Pete Seeger's Where have All the Flowers Gone? is a prime example. One of the greatest anti-war songs ever written; but it never goes near a battlefield. Its starting-point is the cycle of life and love, as young girls pick flowers to be reminded of their sweethearts. It ends up in the graveyard where all their sweethearts are buried, without us quite noticing how we got there – and then the whole futile cycle starts again.
The second thing that poetry does is to use the microcosm to tell us about the macrocosm. A war poem doesn't tell us about ‘war’ – ‘war’ is too big, too abstract and too grotesque a concept to be pinned down in a 14-line sonnet. But a Wilfred Owen poem can tell us about a single, heart-stopping moment of terror in the life of a single soldier. And it's when we grasp the notion that this awful moment was replicated tens of thousands of times over, in the lives of hundreds of thousands of people, that we begin to feel the true horror of the war. When we see its discarded left-overs picked over by the ragmen in Patricia McCarthy’s Clothes that Escaped the Great War – the 2012 winner of the National Poetry Competition – those of us who have been fortunate never to have experienced such desolation can at least begin to grasp the awful emptiness, the futility of what was left behind.
There is an even subtler way that poets can be war poets, or climate change poets. A good poem has many layers. The subtext of a poem often carries a meaning that goes far beyond the subject matter in the written words. Love poets (and love-gone-wrong poets) use subtext all the time, to turn a physical description into an emotional map of the human heart. A whole generation of literature students are currently writing theses on the existential significance of William Carlos Williams' wheelbarrow. So what's to stop a poem about a love affair, a cat, or even a daffodil, also being an unwritten commentary on the folly of war, or the depredations of global warming? All it takes is for poets to be made aware of the possibilities.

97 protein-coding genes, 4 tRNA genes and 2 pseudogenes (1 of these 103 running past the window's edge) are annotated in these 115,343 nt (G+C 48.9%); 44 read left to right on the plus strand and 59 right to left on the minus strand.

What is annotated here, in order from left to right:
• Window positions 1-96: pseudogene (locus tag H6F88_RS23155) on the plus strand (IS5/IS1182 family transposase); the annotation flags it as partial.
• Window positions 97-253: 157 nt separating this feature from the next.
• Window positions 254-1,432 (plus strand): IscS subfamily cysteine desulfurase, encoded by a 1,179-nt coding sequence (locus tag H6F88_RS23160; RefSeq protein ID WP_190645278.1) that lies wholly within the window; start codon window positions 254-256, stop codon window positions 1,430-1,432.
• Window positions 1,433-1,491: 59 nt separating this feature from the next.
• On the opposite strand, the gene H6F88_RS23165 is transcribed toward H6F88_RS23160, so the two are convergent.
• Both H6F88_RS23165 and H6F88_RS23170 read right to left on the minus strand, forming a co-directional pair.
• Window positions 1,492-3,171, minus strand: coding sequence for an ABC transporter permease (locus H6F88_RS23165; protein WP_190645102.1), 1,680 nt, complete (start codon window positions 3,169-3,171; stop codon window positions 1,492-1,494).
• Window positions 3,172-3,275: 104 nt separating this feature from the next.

Tuesday, 17 September 2013
I was shocked when I read the allegations by Carcanet poet Matthew Welton that his work had been plagiarised by his fellow Nottingham poet CJ Allen. All of the plagiarism revelations to date have been scandalous, but this one seemed to hit home in a more – well, personal way. After all, I've entered competitions where CJ Allen has been a prize winner.
I must be clear: at the time of writing there is no suggestion that ANY of CJ Allen's prize winning work is anything other than his own original creation. But sadly, now that he's been tarnished with the plagiarist’s brush I can't avoid a nagging little “What if...?” that creeps into my mind when I hear his name mentioned. And it's depressing that I should think about any poet that way, particularly not one with such a strong track record and hitherto good reputation. If I start doubting one poet, how long before I start doubting them all?
What makes it worse is I have a sneaking suspicion that very few poets are entirely blameless when it comes to appropriating other people's work.